A month ago, I wrote about the connections of language and textiles inspired by a talk I’d heard from anthropologist Wade Davis. Since then, I’ve continued to bump into new stories, affirming that relationship between word and thread.
Material and Culture
First, I received an email alert from Yale University about the current exhibition called “Text and Textile” at the Haas Arts Library. In describing the exhibit, the curator wrote, “Text and textile are linked far beyond their shared linguistic origin in the Latin verb texere, meaning “to weave.” Both are situated at intersections of the material and the cultural.” That echoes what Davis said about language being “a vehicle through which the soul of each particular culture comes into the material world.” The Beinecke Library at Yale is presenting a companion exhibition and between the two libraries you will find, among other goodies, an eighteenth-century recipe for blue dye, a quipu from Peru, Eve spinning in a thirteenth-century manuscript, embroidered Renaissance bindings, and Gertrude Stein’s waistcoat.
And shortly after that, I read about a conference that the Craft Study Centre in Surrey, England is having next week: Craft and Text, exploring the relationship between craft and text, literal and metaphorical. Among several speakers, tapestry weaver Pat Taylor will give a talk titled, “Text and Tapestry, A Weaver’s Perspective,” that will illustrate the importance of narrative in woven tapestry, an idea she’s been practicing in her own work for years.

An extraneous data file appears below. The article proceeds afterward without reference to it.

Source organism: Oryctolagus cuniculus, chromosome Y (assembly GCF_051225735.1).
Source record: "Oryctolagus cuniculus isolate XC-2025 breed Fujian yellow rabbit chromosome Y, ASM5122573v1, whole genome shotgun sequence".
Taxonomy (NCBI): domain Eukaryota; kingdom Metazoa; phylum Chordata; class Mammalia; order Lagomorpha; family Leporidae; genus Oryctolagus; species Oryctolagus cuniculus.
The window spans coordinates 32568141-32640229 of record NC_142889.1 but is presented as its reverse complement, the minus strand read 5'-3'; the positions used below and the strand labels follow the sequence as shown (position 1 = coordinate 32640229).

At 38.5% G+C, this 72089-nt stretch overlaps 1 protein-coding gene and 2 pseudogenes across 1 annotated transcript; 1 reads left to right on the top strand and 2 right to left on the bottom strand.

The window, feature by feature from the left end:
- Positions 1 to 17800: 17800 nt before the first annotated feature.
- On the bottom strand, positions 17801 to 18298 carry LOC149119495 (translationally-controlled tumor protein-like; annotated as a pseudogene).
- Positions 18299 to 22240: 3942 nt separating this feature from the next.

And then I read that the Maiwa School of Textiles in Canada, is offering a lecture and workshop later this year by Tim McLaughlin called “The Poetics of Textiles.” A textile–text grand slam!
The smart folks at Maiwa say this: “Like all great arts, textiles recreate our vision of the world. We hold them up as exemplars of skill, ingenuity, creativity, and ambition. Textiles are poetic metaphors woven from ideas just as much as they are physical items woven from fibres.”
Thinking about the range of textiles represented in Thrums books—handwoven silk from Laos, huipils from Mexico, embroidery from Afghanistan, cortes from Guatemala, mantas and chullos from Peru, and tons more—they are all metaphors, aren’t they? A kind of translation of moments in history, and also beauty, hope, family, landscape, laughter, heartache. Making textiles, like making text, is a process for discovering and rediscovering who we are and what we might become, our story woven again and again in a limitless voice of color.
Celebrating text and textile for over a decade, Thrums Books are available worldwide.